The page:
A Dance For Sister Dora

A Dance for Sister Dora.

Glorishears performed their brand new dance dedicated to the life and achievements of Walsall’s Sister Dora at the Walking the Fair event in April 2012. Glorishears are a women’s side who have been in existence since 1978 and dance mostly Cotswold dances. Although our members live mostly in Birmingham, several come from the nearby Walsall. They are familiar with Sister Dora not only because there is a statue to this remarkable woman in the city centre, but her life is recorded in a church stained glass window and at the local museum.

Sister Dora was born as Dorothy Wyndlow Pattison on Yorkshire in 1832. As she grew up she dreamed of leaving home and leading an independent life. After her mother’s death she was left enough money to escape and became a school teacher. But her passion was for nursing and she was inspired by the work of women such as Florence Nightingale. In 1864 Dorothy joined the Christ Church sisterhood and became Sister Dora. She was sent to work at the cottage hospital in Walsall, helping with minor operations and general nursing. When the hospital was relocated, Sister Dora was put in charge of all the domestic arrangements, making it the most economical in the country.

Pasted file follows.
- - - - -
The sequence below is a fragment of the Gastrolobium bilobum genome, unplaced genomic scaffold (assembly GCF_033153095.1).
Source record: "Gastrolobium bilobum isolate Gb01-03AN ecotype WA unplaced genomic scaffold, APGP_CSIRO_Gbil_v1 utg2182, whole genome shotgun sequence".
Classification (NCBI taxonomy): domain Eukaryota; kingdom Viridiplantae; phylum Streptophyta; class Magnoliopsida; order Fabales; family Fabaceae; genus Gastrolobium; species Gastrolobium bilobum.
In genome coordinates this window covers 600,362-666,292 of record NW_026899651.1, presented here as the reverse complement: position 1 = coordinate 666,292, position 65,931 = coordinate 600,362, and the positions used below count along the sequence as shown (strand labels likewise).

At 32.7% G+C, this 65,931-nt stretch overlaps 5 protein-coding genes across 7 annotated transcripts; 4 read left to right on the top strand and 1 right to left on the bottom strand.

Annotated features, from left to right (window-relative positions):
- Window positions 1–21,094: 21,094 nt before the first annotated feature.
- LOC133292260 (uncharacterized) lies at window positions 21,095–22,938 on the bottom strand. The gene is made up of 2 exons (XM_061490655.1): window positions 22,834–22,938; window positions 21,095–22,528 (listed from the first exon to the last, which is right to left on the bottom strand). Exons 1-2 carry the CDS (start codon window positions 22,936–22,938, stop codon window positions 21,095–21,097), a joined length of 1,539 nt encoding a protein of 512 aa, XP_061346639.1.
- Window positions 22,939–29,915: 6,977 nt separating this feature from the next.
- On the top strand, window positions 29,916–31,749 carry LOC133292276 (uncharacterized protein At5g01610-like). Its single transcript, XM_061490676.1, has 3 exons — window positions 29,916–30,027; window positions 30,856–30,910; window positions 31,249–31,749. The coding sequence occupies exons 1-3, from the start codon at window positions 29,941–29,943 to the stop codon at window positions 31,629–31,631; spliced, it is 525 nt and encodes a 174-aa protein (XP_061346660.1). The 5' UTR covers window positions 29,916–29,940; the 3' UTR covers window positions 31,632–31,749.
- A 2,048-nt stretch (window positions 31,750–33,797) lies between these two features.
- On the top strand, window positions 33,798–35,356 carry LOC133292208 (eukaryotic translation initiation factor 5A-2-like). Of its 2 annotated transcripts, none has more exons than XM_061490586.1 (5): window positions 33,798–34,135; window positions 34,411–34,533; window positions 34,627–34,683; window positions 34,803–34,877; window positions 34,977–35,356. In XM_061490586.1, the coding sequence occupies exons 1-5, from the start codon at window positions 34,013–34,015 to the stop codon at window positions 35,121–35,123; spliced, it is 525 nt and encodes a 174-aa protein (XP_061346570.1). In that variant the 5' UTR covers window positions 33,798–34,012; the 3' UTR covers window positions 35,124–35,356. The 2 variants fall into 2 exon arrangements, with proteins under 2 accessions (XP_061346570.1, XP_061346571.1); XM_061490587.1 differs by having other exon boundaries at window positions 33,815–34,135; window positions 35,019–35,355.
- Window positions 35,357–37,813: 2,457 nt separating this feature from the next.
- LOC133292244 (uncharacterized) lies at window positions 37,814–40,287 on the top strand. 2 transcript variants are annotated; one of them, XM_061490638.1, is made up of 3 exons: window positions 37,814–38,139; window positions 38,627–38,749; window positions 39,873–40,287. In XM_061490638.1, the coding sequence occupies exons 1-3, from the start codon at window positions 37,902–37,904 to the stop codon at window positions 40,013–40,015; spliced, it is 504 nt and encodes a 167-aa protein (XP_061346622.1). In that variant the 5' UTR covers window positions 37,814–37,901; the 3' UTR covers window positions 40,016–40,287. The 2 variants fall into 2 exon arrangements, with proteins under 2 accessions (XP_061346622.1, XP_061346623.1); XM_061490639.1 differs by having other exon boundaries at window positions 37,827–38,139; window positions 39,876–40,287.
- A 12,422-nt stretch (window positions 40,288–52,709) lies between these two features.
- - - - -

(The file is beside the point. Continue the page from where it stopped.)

Her devotion to her duties made her widely admired and loved, and when, in 1875 Walsall was in the grip of smallpox, she nursed at the Epidemic hospital for six months.

In 1877 she was diagnosed with breast cancer which she kept secret. She was returning to Walsall from observing Joseph Lister’s work on antiseptic surgery when she collapsed in Birmingham. She insisted on returning to Walsall where she died in 1878.


So it was decided that Glorishears would create a dance, based on the Adderbury tradition, in her memory. No suitable tune? No problem, one of the Walsall contingent wrote one. Costume needed for a Sister Dora character? No problem, another Walsall dancer whizzed one up. Chant needed for the beginning? Again, no problem.

Finally the dance emerged. One of us, dressed as Sister Dora, interacts with the other six or eight dancers in a chorus to represent her moving amongst the people, leading and supporting them, bringing help and relief. The figures of the dance represent her faith as she remains true to her beliefs, while life continues around her. Finally the dancers leave Sister Dora after circling her in salute and praise.

Fittingly the very first public performance of this dance was before the Mayor and people of Walsall, at the ancient ceremony of Walking the Fair. This involved a procession to mark the presentation of the Royal Charter in 1662 , given to Walsall by Charles 1. And it ended at the foot of Sister Dora’s statue.